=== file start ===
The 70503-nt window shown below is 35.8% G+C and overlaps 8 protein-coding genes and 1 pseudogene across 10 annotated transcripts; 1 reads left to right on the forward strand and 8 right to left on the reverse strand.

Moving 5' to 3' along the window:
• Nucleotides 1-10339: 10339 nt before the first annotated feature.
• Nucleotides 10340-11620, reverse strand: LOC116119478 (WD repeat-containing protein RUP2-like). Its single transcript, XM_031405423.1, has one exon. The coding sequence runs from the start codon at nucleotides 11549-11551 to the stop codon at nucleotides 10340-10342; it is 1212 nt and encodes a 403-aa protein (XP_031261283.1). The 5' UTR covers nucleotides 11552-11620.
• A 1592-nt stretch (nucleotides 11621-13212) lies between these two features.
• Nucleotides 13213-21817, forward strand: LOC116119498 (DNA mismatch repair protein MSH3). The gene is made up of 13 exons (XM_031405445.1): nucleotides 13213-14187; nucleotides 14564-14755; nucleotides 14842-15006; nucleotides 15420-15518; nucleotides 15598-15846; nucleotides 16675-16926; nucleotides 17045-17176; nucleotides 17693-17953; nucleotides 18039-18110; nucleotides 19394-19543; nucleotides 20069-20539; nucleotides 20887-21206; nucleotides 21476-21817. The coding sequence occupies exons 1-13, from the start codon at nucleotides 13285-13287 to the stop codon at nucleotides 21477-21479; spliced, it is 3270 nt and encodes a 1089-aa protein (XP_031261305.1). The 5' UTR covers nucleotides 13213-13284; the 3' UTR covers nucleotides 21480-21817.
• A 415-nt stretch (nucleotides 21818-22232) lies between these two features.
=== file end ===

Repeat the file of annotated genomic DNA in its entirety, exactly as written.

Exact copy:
The 70503-nt window shown below is 35.8% G+C and overlaps 8 protein-coding genes and 1 pseudogene across 10 annotated transcripts; 1 reads left to right on the forward strand and 8 right to left on the reverse strand.

Moving 5' to 3' along the window:
• Nucleotides 1-10339: 10339 nt before the first annotated feature.
• Nucleotides 10340-11620, reverse strand: LOC116119478 (WD repeat-containing protein RUP2-like). Its single transcript, XM_031405423.1, has one exon. The coding sequence runs from the start codon at nucleotides 11549-11551 to the stop codon at nucleotides 10340-10342; it is 1212 nt and encodes a 403-aa protein (XP_031261283.1). The 5' UTR covers nucleotides 11552-11620.
• A 1592-nt stretch (nucleotides 11621-13212) lies between these two features.
• Nucleotides 13213-21817, forward strand: LOC116119498 (DNA mismatch repair protein MSH3). The gene is made up of 13 exons (XM_031405445.1): nucleotides 13213-14187; nucleotides 14564-14755; nucleotides 14842-15006; nucleotides 15420-15518; nucleotides 15598-15846; nucleotides 16675-16926; nucleotides 17045-17176; nucleotides 17693-17953; nucleotides 18039-18110; nucleotides 19394-19543; nucleotides 20069-20539; nucleotides 20887-21206; nucleotides 21476-21817. The coding sequence occupies exons 1-13, from the start codon at nucleotides 13285-13287 to the stop codon at nucleotides 21477-21479; spliced, it is 3270 nt and encodes a 1089-aa protein (XP_031261305.1). The 5' UTR covers nucleotides 13213-13284; the 3' UTR covers nucleotides 21480-21817.
• A 415-nt stretch (nucleotides 21818-22232) lies between these two features.